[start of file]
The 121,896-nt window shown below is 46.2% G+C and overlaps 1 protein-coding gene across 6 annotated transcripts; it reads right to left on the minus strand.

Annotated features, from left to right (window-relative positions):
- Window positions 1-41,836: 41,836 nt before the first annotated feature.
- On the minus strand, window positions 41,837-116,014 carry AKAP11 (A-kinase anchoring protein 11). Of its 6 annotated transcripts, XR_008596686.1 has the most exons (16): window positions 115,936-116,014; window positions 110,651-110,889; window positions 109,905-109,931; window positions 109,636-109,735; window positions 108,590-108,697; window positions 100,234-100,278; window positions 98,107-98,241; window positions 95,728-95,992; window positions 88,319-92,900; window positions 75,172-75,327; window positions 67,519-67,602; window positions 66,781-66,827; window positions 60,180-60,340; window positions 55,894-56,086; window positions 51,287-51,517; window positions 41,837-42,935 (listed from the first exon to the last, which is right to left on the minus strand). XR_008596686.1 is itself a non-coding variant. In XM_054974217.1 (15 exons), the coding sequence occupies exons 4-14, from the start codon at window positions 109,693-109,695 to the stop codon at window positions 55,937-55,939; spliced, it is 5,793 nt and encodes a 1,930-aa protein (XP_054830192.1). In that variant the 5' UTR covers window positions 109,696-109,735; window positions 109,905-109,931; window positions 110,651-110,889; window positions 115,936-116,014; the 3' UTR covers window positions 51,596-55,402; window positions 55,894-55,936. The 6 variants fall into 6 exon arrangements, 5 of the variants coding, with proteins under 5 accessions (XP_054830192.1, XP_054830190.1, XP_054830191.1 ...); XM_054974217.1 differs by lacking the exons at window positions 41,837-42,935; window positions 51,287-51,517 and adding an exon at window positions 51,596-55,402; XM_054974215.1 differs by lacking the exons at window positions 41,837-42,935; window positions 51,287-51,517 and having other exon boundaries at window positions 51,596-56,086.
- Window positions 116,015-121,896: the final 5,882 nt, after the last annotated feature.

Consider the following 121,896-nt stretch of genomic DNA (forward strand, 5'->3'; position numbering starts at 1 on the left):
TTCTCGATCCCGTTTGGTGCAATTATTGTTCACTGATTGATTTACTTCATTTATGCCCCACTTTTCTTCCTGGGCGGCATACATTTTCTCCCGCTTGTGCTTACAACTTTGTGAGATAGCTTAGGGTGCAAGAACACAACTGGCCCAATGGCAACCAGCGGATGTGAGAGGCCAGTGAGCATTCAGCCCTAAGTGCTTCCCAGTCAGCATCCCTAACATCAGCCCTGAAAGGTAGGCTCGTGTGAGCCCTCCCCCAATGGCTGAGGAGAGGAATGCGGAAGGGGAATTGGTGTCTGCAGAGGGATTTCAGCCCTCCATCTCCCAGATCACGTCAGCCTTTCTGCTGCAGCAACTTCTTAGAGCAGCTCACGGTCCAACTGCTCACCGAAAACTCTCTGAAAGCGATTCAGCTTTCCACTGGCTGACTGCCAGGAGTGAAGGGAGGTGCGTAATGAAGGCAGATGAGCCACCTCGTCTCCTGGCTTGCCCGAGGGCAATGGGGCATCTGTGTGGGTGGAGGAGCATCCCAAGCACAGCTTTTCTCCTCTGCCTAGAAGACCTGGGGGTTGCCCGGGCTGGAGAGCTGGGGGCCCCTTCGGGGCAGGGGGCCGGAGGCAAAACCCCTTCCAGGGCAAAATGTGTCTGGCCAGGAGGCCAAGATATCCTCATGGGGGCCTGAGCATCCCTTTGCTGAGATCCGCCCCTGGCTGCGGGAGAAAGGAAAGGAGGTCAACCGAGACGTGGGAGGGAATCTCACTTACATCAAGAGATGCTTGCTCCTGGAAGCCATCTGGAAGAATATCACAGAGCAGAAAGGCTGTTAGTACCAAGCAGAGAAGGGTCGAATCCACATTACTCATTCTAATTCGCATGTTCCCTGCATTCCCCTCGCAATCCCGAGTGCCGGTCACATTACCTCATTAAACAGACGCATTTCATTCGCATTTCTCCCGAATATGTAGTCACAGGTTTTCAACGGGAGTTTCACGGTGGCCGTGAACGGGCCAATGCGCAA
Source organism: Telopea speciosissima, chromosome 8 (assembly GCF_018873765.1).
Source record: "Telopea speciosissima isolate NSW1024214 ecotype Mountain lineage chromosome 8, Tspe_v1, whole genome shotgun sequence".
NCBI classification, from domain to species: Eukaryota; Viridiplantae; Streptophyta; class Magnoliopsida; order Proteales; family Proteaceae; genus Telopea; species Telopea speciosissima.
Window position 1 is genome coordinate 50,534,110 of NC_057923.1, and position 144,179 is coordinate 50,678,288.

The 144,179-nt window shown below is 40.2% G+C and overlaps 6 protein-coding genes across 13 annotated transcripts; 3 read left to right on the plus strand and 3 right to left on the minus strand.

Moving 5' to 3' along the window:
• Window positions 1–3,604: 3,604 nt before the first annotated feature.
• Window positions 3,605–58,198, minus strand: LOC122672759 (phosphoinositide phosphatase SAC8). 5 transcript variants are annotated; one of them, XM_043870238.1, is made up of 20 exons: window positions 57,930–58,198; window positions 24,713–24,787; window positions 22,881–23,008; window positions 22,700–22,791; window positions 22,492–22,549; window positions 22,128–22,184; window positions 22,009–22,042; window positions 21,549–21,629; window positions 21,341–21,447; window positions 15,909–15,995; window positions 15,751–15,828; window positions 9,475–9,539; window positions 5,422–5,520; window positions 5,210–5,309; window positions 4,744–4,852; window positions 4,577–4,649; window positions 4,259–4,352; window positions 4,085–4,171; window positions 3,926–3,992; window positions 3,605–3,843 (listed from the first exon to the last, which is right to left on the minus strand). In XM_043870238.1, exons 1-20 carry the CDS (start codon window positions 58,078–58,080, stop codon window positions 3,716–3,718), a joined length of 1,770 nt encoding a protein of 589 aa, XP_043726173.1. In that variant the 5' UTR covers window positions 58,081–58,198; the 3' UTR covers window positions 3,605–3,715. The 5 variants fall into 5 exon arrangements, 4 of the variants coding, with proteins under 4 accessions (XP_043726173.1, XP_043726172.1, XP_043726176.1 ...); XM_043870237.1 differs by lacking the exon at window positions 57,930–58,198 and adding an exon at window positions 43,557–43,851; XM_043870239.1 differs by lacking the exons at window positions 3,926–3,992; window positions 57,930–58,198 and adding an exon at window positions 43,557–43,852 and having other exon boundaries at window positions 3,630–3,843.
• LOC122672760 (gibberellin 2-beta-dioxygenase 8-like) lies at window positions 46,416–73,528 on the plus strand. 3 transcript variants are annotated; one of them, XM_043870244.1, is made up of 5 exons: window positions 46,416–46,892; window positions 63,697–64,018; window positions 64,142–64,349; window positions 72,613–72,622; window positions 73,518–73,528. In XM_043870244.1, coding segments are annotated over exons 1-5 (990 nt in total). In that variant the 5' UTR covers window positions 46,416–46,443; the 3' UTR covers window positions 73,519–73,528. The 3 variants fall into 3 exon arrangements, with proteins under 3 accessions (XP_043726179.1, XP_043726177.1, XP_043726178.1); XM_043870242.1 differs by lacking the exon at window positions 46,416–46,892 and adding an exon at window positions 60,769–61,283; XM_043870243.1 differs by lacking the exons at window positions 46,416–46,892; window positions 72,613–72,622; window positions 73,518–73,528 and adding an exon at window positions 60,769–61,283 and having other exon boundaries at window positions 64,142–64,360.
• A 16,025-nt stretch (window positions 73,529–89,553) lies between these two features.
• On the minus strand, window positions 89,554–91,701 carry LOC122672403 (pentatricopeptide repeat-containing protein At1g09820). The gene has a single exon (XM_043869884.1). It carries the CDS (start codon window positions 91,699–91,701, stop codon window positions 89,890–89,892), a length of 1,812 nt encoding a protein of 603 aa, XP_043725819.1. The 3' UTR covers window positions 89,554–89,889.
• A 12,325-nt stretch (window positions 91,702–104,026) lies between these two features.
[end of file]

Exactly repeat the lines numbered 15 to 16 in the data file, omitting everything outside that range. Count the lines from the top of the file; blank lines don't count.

• Window positions 3,605–58,198, minus strand: LOC122672759 (phosphoinositide phosphatase SAC8). 5 transcript variants are annotated; one of them, XM_043870238.1, is made up of 20 exons: window positions 57,930–58,198; window positions 24,713–24,787; window positions 22,881–23,008; window positions 22,700–22,791; window positions 22,492–22,549; window positions 22,128–22,184; window positions 22,009–22,042; window positions 21,549–21,629; window positions 21,341–21,447; window positions 15,909–15,995; window positions 15,751–15,828; window positions 9,475–9,539; window positions 5,422–5,520; window positions 5,210–5,309; window positions 4,744–4,852; window positions 4,577–4,649; window positions 4,259–4,352; window positions 4,085–4,171; window positions 3,926–3,992; window positions 3,605–3,843 (listed from the first exon to the last, which is right to left on the minus strand). In XM_043870238.1, exons 1-20 carry the CDS (start codon window positions 58,078–58,080, stop codon window positions 3,716–3,718), a joined length of 1,770 nt encoding a protein of 589 aa, XP_043726173.1. In that variant the 5' UTR covers window positions 58,081–58,198; the 3' UTR covers window positions 3,605–3,715. The 5 variants fall into 5 exon arrangements, 4 of the variants coding, with proteins under 4 accessions (XP_043726173.1, XP_043726172.1, XP_043726176.1 ...); XM_043870237.1 differs by lacking the exon at window positions 57,930–58,198 and adding an exon at window positions 43,557–43,851; XM_043870239.1 differs by lacking the exons at window positions 3,926–3,992; window positions 57,930–58,198 and adding an exon at window positions 43,557–43,852 and having other exon boundaries at window positions 3,630–3,843.
• LOC122672760 (gibberellin 2-beta-dioxygenase 8-like) lies at window positions 46,416–73,528 on the plus strand. 3 transcript variants are annotated; one of them, XM_043870244.1, is made up of 5 exons: window positions 46,416–46,892; window positions 63,697–64,018; window positions 64,142–64,349; window positions 72,613–72,622; window positions 73,518–73,528. In XM_043870244.1, coding segments are annotated over exons 1-5 (990 nt in total). In that variant the 5' UTR covers window positions 46,416–46,443; the 3' UTR covers window positions 73,519–73,528. The 3 variants fall into 3 exon arrangements, with proteins under 3 accessions (XP_043726179.1, XP_043726177.1, XP_043726178.1); XM_043870242.1 differs by lacking the exon at window positions 46,416–46,892 and adding an exon at window positions 60,769–61,283; XM_043870243.1 differs by lacking the exons at window positions 46,416–46,892; window positions 72,613–72,622; window positions 73,518–73,528 and adding an exon at window positions 60,769–61,283 and having other exon boundaries at window positions 64,142–64,360.